The Violin Sonata No. 10, Op. 96 (1812) belongs to the post-heroic middle period of the Archduke Trio where Beethoven has shifted the focus of his chamber music away from the sweeping symphonic ideal towards a more pastoral lyricism.  Israelievitch’s tone in the arcadian idyll of the first movement matches more closely the refined warmth of Matsumoto. The players begin to feel like a duo. The music is restorative.

In the elegaic Adagio, repeated patterns of the piano create an obsessive tension over which the breathy bowing of the violin indicate a very human suggestion of grieving a loss, perhaps the loss of certainty that life will go on without interruption. The Scherzo and concluding Poco Allegro provide a kind of toe-tapping release of tension that changes places with moods that include the slow, sombre and the gruff qualities of the earlier Kreutzer Op.47. The concluding measures are a brisk, lightfooted dance.

It is always a privilege to hear chamber music in a space like Gallery 345 which combines the feeling of public concert hall with the up close and personal intimacy of a private room or ‘chamber’.  A space like this works wonders for the imagination during a first rate recital, like this Beethoven Violin Sonata Marathon. Your next chance to hear the duo Israelievitch/Matsumoto perform it is on July 19, in Chautauqua, NY.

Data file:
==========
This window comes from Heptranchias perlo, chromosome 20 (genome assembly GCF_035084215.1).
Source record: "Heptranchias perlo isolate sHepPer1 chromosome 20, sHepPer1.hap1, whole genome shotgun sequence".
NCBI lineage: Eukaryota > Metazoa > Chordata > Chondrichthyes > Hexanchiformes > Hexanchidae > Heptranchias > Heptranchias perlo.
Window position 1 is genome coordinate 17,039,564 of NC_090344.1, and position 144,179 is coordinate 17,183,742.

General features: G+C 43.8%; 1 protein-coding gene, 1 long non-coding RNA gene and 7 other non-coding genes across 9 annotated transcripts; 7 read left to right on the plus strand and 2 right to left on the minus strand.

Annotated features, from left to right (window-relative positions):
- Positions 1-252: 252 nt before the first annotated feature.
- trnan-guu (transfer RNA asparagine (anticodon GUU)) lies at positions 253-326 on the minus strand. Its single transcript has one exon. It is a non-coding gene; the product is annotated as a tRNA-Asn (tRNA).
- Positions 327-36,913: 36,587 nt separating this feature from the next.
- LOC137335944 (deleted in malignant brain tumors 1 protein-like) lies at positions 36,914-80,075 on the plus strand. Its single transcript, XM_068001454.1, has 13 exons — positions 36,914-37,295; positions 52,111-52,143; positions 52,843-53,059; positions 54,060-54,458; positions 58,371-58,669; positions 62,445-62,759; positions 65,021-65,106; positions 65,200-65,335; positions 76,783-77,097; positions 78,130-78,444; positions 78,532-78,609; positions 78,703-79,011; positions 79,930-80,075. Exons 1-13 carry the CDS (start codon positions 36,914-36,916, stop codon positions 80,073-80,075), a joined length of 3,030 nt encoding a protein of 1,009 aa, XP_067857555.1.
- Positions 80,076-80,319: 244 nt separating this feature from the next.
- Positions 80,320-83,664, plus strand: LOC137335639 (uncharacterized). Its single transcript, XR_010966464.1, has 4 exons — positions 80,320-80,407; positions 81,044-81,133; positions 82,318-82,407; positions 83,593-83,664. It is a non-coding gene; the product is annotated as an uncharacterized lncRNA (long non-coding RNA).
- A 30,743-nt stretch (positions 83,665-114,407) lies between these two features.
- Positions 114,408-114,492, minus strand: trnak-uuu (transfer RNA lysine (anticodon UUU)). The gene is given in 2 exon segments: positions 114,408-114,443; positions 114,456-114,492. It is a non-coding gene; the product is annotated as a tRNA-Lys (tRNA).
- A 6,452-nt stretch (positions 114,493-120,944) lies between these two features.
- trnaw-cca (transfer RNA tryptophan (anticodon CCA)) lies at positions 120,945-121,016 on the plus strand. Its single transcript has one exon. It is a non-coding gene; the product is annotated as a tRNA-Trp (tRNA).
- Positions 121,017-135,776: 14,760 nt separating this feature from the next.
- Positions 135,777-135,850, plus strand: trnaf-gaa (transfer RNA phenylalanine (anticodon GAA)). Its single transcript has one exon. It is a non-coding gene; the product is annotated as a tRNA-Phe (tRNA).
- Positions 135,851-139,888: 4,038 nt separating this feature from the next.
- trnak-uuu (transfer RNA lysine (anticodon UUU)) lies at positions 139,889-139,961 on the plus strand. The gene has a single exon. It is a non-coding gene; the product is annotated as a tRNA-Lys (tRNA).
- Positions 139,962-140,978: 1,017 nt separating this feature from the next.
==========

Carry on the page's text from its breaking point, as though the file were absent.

News in Music

Monday, June 15th, 2009

TD Canada Trust Toronto Jazz Festival Is Not Cancelled

Toronto – Despite the ongoing city strike, the TD Canada Trust Toronto Jazz Festival will still be taking place at Nathan Phillips Square, starting on Friday June 26 and running to Sunday July 5.  The strike will not affect any of the Festival’s 350+ performances.

“The Festival is a self-contained event, run independently from the City. It is business as usual for the TD Canada Trust Toronto Jazz Festival and we are looking forward to kicking off summer for our 23rd consecutive year,” states Patrick Taylor, Executive Producer. “As the City’s largest music festival, we look forward to putting on another great event.”

For more information about the Festival visit www.torontojazz.com

Fourth Annual TORONTO SUMMER MUSIC FESTIVAL From July 21 to August 14. The Full Story is Here.

Koerner Hall Grand Opening Festival, September 25-October 17. The Grand Opening on the evening of Glenn Gould’s birthday, will feature the following artists: Royal Conservatory Orchestra with pianist Anton Kuerti, conducted by Jean-Philippe Tremblay. Special guests will include the Toronto Mendelssohn Choir and vocal soloists Erin Wall, Wallis Giunta, Richard Margison, and Robert Pomakov.  The programme will include Spirits of the House, a world premiere by R. Murray Schafer, especially commissioned by Michael Koerner for this occasion, and Beethoven’s Choral Fantasy